It’s been nearly two weeks since the closure of the second round of the Paycheck Protection Program, the federal government’s relief program for small businesses affected by the coronavirus.
The program’s first batch of funds — $349 billion, via the CARES Act — went quickly when it launched in early April amid much confusion around eligibility and forgiveness rules. A reup was launched with $310 billion later that month, then extended to Aug. 8 in a bid to include as many eligible businesses as possible. The newly proposed HEALS Act from Senate Republicans would make even more funding available to small businesses.
Across the short life of the relief program, business across the mid-Atlantic have told Technical.ly how the funding helped them retain employees or maintain normal business operations — and in some cases, how they’re still struggling, or even shutting down because of the pandemic’s hits.
PPP disparities have been a difficult story to tell. There’s a lot to know about the inner workings of small business lending, and the program was all done in a hurry, leaving lots of gray area. But sometimes, the best thing to do is to go to the map. With Congress negotiating another bill, it’s worth taking a moment to look at where the first round’s loans went.
With the help of journalism nonprofit Resolve Philadelphia via its Broke in Philly project, we did just that, below.
In July, the U.S. Small Business Administration and U.S. Department of the Treasury released a database of the first 4.9 million PPP loans it distributed. (It has since made 5.2 million loans, equaling $525 billion.) An important note about this PPP data, however, is that it’s very incomplete, and split the data into two groups — one of loans up to $150,000 and the other of loans that were $150,000 or more.
The small loans group shares the exact amount of money a business received, but doesn’t provide any identifying information on the business, so there’s no way to know what the businesses are. This also happens to be the group with the most loans.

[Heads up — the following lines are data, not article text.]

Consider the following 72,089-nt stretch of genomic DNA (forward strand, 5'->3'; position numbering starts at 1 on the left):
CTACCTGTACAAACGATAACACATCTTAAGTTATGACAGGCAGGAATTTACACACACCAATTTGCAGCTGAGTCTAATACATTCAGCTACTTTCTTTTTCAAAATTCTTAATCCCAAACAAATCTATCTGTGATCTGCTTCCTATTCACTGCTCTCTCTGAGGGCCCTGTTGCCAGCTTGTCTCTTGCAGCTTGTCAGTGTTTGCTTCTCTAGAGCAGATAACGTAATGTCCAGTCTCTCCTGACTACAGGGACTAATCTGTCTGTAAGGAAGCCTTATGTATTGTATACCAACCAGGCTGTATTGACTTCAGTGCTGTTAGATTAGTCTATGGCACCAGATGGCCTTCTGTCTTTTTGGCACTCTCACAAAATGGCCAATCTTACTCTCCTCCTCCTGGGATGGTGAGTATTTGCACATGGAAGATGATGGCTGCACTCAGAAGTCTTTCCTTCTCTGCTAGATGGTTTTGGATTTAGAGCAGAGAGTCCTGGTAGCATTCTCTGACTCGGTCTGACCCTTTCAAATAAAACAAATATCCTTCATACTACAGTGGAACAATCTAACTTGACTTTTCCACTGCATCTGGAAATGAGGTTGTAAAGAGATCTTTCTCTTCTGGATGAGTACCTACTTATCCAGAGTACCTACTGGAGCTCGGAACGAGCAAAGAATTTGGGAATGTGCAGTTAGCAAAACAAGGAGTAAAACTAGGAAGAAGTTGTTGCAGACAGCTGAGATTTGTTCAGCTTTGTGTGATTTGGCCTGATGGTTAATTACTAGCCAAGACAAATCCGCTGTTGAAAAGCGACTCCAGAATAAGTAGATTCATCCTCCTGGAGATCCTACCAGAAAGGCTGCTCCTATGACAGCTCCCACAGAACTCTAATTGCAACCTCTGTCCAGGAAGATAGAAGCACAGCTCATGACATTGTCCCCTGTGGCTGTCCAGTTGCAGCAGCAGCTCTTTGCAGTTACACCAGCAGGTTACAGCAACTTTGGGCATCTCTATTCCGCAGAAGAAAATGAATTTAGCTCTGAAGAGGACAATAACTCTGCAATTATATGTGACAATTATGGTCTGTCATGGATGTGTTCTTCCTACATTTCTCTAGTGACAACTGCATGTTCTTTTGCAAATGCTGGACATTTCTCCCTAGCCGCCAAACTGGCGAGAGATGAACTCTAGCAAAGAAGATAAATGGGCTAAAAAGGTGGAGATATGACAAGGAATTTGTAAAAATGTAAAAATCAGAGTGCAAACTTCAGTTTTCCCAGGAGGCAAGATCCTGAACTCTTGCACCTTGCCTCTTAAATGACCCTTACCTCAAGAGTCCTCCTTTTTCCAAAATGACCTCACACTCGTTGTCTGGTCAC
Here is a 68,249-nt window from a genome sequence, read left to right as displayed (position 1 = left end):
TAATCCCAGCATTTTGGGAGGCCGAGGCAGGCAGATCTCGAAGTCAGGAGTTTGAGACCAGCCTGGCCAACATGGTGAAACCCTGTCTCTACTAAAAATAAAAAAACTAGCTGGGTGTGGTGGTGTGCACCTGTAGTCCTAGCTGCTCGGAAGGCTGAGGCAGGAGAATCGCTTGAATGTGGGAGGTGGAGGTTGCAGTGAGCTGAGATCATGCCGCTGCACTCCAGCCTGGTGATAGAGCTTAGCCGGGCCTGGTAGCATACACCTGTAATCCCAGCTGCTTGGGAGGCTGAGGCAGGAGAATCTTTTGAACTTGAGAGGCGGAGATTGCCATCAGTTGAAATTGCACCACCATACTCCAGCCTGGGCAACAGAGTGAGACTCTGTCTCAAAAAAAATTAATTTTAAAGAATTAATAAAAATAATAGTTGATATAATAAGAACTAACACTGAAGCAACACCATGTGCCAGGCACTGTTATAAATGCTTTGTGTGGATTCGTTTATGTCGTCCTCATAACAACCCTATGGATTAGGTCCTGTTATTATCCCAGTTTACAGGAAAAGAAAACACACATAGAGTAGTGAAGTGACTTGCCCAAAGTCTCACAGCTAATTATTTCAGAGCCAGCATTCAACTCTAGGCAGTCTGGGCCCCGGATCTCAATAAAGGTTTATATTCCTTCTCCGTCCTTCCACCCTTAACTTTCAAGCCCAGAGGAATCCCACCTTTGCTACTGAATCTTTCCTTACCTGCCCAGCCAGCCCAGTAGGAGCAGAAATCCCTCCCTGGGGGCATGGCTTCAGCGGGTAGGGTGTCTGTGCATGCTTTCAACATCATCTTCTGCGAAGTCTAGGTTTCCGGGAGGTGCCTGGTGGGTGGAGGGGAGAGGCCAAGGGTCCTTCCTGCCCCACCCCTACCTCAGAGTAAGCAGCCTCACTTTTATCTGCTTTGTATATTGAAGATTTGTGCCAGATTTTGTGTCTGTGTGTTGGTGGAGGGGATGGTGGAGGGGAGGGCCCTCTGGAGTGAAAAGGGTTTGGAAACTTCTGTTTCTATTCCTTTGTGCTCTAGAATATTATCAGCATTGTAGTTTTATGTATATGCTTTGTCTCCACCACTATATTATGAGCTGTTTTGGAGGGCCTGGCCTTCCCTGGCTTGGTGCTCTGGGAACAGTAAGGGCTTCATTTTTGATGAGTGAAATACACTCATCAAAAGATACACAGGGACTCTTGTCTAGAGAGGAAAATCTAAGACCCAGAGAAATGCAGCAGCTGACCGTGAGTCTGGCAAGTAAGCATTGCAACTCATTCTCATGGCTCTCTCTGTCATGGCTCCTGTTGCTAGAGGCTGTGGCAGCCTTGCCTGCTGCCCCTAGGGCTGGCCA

The larger loans group, on the other hand, gives the names and addresses of all the businesses, but doesn’t share the exact amount of money they received. That means there’s no way to know exactly how much a large company received; instead, they’ll be listed as receiving something between $1 million to $5 million (drastically different amounts, even within one range), for instance.
Supplemental information in the data like the number of jobs saved or the race and gender of the owner are also largely incomplete in the SBA data set. This is because much of the information was optional for banks to report.
However, both data sets allowed us to map the number of loans in each ZIP code in Technical.ly’s markets. It’s clear that neighborhoods with more commercial corridors or a stronger concentration of businesses are more likely to have high numbers of loans.
Click on the hyperlinked city and state names here to see an expanded version of the maps:
In the First State, the total number of loans should be taken with a grain of salt: Delaware is a known tax haven, and hundreds of thousands of companies have their corporate address here, but don’t actually conduct business locally. In loans worth more than $150,000, we can identify PO Boxes or addresses that received multiple loans. But for the small loan group, there’s no way to know how many businesses are marked as being in Delaware but are actually operating somewhere else in the country.-30-
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